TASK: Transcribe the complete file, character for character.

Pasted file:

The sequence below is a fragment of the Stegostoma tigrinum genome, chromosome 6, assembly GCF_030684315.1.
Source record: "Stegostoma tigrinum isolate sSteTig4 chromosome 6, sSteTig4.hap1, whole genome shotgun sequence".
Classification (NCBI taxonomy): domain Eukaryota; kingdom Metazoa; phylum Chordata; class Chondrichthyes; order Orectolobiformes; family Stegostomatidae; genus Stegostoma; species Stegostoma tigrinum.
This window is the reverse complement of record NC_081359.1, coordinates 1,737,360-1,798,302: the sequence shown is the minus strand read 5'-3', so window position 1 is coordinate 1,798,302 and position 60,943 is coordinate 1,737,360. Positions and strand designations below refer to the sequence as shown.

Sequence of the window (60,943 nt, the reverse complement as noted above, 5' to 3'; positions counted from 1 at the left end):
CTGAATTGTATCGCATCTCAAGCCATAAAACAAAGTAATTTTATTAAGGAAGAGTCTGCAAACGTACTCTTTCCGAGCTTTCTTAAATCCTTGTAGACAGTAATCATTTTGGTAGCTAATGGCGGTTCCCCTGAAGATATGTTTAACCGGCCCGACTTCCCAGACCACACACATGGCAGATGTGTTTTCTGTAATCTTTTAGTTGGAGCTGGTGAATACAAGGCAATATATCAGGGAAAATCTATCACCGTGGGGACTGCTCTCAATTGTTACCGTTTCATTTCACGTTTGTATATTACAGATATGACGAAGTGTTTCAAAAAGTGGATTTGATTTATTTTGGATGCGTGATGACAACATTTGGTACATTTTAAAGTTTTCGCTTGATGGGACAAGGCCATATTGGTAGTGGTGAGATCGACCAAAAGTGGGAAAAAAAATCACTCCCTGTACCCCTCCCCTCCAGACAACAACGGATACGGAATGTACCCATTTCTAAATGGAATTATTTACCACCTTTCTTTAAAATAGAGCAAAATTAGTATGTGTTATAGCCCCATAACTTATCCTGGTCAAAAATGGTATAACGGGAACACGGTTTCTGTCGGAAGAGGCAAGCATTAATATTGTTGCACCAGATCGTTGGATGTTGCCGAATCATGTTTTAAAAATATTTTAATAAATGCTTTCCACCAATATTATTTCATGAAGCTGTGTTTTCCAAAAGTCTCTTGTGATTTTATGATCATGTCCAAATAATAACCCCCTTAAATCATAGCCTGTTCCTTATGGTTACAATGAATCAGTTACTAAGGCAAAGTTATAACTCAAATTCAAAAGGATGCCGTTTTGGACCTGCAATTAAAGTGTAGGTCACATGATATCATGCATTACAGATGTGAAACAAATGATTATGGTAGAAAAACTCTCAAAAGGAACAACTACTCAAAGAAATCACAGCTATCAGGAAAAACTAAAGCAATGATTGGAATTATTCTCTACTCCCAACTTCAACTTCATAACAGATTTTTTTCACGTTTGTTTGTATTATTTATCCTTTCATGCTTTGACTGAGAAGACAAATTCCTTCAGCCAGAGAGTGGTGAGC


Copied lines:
The sequence below is a fragment of the Stegostoma tigrinum genome, chromosome 6, assembly GCF_030684315.1.
Source record: "Stegostoma tigrinum isolate sSteTig4 chromosome 6, sSteTig4.hap1, whole genome shotgun sequence".
Classification (NCBI taxonomy): domain Eukaryota; kingdom Metazoa; phylum Chordata; class Chondrichthyes; order Orectolobiformes; family Stegostomatidae; genus Stegostoma; species Stegostoma tigrinum.
This window is the reverse complement of record NC_081359.1, coordinates 1,737,360-1,798,302: the sequence shown is the minus strand read 5'-3', so window position 1 is coordinate 1,798,302 and position 60,943 is coordinate 1,737,360. Positions and strand designations below refer to the sequence as shown.

Sequence of the window (60,943 nt, the reverse complement as noted above, 5' to 3'; positions counted from 1 at the left end):
CTGAATTGTATCGCATCTCAAGCCATAAAACAAAGTAATTTTATTAAGGAAGAGTCTGCAAACGTACTCTTTCCGAGCTTTCTTAAATCCTTGTAGACAGTAATCATTTTGGTAGCTAATGGCGGTTCCCCTGAAGATATGTTTAACCGGCCCGACTTCCCAGACCACACACATGGCAGATGTGTTTTCTGTAATCTTTTAGTTGGAGCTGGTGAATACAAGGCAATATATCAGGGAAAATCTATCACCGTGGGGACTGCTCTCAATTGTTACCGTTTCATTTCACGTTTGTATATTACAGATATGACGAAGTGTTTCAAAAAGTGGATTTGATTTATTTTGGATGCGTGATGACAACATTTGGTACATTTTAAAGTTTTCGCTTGATGGGACAAGGCCATATTGGTAGTGGTGAGATCGACCAAAAGTGGGAAAAAAAATCACTCCCTGTACCCCTCCCCTCCAGACAACAACGGATACGGAATGTACCCATTTCTAAATGGAATTATTTACCACCTTTCTTTAAAATAGAGCAAAATTAGTATGTGTTATAGCCCCATAACTTATCCTGGTCAAAAATGGTATAACGGGAACACGGTTTCTGTCGGAAGAGGCAAGCATTAATATTGTTGCACCAGATCGTTGGATGTTGCCGAATCATGTTTTAAAAATATTTTAATAAATGCTTTCCACCAATATTATTTCATGAAGCTGTGTTTTCCAAAAGTCTCTTGTGATTTTATGATCATGTCCAAATAATAACCCCCTTAAATCATAGCCTGTTCCTTATGGTTACAATGAATCAGTTACTAAGGCAAAGTTATAACTCAAATTCAAAAGGATGCCGTTTTGGACCTGCAATTAAAGTGTAGGTCACATGATATCATGCATTACAGATGTGAAACAAATGATTATGGTAGAAAAACTCTCAAAAGGAACAACTACTCAAAGAAATCACAGCTATCAGGAAAAACTAAAGCAATGATTGGAATTATTCTCTACTCCCAACTTCAACTTCATAACAGATTTTTTTCACGTTTGTTTGTATTATTTATCCTTTCATGCTTTGACTGAGAAGACAAATTCCTTCAGCCAGAGAGTGGTGAGC